Zambia – Government Stalling On Lead Cleanup Plan

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Lusaka — Urgent Action Needed on Kabwe Mine Site Committee

Zambia‘s government is delaying urgently needed action to clean up severe lead contamination in the city of Kabwe, the Alliance for Lead-Free Kabwe, a coalition of Zambian and international civil society organizations, said today.

The government should draft a technical proposal and seek support from donor agencies and companies responsible for the pollution to undertake a comprehensive clean-up of the former Kabwe mine, one of the most heavily lead-polluted sites in the world.

“It is inconceivable that 30 years after the mine’s closure, children in Kabwe still suffer lead poisoning and serious lifelong health impacts,” said Juliane Kippenberg, child rights associate director at Human Rights Watch. “The toxic mine needs to be cleaned up immediately to protect children’s health and lives.”

Kabwe is one of the world’s worst pollution hotspots because of contamination from a former lead and zinc mine established during the British colonial period. The mine was closed in 1994, but its toxic waste remains. Lead dust from its large, uncovered waste dumps blows across nearby residential areas, exposing up to 200,000 people to high levels of toxic lead. The situation is compounded by small-scale and informal mining activities at the former mine site.

In March 2022, President Hakainde Hichilema instructed the Ministry of Green Economy and Environment to establish a technical committee to “address and lead the process of comprehensive remediation” in Kabwe. However, after an initial informal meeting in June 2022, the technical committee was never formally set up. In 2023, the ministry announced its intention to make Kabwe a “Green City” where economic development takes place “on top of buried lead surfaces.” But it remains unclear how the ministry is planning to turn this vision into reality.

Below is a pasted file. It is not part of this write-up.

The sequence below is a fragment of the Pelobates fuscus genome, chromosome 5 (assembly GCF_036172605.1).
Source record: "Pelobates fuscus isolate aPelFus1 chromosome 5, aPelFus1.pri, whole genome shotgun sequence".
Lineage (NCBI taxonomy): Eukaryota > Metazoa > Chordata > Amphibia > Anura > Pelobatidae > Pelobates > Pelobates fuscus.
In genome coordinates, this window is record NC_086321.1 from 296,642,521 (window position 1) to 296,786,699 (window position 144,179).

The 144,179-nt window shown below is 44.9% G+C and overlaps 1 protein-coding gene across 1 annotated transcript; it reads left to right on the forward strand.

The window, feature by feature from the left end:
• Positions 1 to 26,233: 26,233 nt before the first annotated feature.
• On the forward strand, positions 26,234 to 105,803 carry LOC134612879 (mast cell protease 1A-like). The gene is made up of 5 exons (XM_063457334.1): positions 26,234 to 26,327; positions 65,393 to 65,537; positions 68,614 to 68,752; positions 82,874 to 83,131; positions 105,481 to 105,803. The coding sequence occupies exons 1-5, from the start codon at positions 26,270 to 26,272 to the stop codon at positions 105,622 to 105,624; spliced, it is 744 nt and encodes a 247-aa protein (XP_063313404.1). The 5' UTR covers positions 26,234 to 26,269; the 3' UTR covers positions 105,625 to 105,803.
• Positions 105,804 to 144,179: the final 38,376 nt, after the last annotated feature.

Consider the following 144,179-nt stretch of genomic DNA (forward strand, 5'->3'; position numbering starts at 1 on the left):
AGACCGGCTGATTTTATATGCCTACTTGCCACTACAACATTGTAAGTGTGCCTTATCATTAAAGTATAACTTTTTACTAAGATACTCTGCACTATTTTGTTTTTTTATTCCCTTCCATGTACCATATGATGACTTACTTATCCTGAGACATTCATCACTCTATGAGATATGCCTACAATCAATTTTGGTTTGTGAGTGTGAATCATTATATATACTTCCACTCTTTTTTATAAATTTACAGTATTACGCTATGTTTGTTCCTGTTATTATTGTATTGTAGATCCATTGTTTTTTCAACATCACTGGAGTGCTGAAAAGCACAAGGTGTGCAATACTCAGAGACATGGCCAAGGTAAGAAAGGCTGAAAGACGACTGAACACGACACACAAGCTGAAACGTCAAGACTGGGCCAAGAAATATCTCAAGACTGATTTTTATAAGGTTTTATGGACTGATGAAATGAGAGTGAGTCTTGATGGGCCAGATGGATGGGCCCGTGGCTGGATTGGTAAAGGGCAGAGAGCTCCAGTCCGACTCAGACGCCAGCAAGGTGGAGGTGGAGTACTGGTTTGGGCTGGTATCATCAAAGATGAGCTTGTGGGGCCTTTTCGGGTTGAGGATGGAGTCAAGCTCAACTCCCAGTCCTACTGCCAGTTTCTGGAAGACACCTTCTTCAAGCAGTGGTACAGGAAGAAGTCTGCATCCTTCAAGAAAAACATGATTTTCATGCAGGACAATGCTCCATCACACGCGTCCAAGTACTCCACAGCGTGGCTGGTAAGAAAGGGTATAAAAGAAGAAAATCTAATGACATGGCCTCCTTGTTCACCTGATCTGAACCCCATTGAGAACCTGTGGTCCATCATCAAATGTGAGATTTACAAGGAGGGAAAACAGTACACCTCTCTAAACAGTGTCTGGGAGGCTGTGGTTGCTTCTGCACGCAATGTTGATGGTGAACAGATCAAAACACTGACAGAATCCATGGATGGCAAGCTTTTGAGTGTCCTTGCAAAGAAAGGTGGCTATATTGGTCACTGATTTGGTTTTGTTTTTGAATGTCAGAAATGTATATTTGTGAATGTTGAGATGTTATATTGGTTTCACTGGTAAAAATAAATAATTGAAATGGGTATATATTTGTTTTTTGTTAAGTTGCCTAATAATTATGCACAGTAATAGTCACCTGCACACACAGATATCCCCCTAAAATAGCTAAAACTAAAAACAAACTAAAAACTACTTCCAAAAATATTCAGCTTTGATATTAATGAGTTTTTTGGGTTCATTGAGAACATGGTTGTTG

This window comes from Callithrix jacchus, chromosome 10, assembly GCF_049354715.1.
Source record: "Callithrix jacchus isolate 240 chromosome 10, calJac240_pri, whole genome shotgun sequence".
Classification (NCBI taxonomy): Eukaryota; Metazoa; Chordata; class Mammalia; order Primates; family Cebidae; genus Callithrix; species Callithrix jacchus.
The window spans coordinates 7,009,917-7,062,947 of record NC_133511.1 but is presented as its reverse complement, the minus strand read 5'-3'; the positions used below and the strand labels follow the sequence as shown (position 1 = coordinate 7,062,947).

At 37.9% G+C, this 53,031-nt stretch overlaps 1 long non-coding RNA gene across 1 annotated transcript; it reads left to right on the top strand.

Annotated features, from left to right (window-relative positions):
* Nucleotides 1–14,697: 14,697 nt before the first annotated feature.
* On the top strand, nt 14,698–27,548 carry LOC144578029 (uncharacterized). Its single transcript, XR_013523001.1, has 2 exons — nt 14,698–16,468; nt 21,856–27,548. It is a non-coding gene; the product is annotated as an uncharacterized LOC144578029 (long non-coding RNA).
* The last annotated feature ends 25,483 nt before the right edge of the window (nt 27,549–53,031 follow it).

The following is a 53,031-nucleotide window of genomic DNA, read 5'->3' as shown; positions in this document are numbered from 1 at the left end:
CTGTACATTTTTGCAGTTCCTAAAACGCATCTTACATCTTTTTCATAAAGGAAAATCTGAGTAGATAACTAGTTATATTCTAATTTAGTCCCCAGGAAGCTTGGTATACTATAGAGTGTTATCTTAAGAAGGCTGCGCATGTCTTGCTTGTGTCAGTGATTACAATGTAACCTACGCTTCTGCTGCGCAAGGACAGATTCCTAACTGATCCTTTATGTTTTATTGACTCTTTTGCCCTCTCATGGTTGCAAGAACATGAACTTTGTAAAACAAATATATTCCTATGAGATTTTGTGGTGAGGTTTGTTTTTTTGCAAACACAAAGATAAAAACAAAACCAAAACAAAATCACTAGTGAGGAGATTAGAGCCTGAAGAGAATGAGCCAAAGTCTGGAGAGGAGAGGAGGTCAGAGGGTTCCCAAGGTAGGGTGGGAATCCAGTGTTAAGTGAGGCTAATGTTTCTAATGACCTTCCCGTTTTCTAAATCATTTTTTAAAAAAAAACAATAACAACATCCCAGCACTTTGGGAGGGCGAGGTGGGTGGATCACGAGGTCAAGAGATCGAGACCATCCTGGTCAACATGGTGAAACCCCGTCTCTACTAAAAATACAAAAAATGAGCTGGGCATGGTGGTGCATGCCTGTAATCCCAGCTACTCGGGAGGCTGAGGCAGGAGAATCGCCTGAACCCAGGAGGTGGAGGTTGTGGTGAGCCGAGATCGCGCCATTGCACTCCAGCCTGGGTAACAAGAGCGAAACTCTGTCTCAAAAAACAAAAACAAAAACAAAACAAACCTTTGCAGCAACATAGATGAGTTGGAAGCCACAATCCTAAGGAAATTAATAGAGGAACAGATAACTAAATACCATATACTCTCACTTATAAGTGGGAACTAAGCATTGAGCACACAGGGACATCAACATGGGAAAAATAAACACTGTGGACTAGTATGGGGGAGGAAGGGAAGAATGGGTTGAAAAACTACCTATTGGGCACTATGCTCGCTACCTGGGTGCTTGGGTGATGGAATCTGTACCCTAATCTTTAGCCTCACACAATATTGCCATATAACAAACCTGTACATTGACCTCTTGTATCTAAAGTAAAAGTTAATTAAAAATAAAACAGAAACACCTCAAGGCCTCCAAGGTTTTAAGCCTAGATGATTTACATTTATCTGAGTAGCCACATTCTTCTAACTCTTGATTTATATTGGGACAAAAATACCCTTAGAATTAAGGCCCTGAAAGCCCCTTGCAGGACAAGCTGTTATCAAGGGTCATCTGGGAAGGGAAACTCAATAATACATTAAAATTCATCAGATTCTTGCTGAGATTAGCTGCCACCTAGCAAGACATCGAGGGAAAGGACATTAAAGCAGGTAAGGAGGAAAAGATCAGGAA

“We are disappointed by the government’s inaction,” said Namo Chuma, country director of Environment Africa Zambia. “The government should finally develop a tangible plan and time frame to tackle the toxic waste in Kabwe and consult civil society and affected communities in the process.”

Lead is a toxic metal with no safe level of exposure. It causes stunted growth, learning difficulties, memory loss, developmental delays, and many other irreversible health effects. It can also cause coma and death. Children and pregnant women are especially at risk. The World Health Organization (WHO) lists lead as one of 10 chemicals representing a “major public health concern.” According to medical research, over 95 percent of children living near the former mine in Kabwe have elevated lead levels in their blood, and half of them require urgent medical intervention.

In 2020, lawyers from South Africa and the United Kingdom filed a class action lawsuit in a South African court on behalf of affected children and women of child-bearing age in Kabwe. The lawsuit seeks compensation, a lead-screening system for children and pregnant women, and remediation of the area. The lawsuit contends that the mine was operated and managed by the company Anglo American between 1925 and 1974, while Anglo American argues it did not own or operate the mine, but only provided “technical services.”

In December 2023, the South African High Court refused to let the case proceed, describing it as an “unmanageable claim that would set a grave precedent.” Lawyers for the plaintiffs have announced they will appeal. Under the United Nations Guiding Principles on Business and Human Rights, companies have a responsibility to provide remedies when they caused or contributed to adverse impacts.

With a World Bank loan, Zambia’s government has undertaken some limited efforts to address the contamination in Kabwe, It has tested and treated some children and cleaned up a small number of homes and a highly polluted canal. But it has failed to clean up the source of the contamination, which makes its measures unsustainable, and any gains quickly reversed.